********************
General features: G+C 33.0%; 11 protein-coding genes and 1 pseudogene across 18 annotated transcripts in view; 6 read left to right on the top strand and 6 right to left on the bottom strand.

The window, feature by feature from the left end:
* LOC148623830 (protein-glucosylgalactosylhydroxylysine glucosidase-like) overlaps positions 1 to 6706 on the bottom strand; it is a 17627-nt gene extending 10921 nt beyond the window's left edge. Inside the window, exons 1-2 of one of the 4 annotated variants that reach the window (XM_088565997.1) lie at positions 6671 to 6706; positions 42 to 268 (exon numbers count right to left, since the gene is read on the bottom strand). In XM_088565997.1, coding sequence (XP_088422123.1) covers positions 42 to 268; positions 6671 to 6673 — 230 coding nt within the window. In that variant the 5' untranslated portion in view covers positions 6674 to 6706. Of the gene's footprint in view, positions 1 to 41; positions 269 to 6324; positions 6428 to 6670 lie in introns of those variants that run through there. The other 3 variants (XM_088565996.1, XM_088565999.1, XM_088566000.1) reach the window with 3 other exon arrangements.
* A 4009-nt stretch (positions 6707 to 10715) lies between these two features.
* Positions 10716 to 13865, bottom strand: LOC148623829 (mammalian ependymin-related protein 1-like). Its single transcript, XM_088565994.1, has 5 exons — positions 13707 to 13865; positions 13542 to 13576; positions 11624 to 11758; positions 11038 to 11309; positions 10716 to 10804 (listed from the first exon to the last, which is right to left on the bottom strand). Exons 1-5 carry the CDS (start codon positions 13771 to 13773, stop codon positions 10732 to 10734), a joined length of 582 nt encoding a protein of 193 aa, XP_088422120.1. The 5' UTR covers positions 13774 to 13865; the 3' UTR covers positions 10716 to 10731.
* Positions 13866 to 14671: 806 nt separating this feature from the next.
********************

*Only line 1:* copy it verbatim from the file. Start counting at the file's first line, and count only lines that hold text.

General features: G+C 33.0%; 11 protein-coding genes and 1 pseudogene across 18 annotated transcripts in view; 6 read left to right on the top strand and 6 right to left on the bottom strand.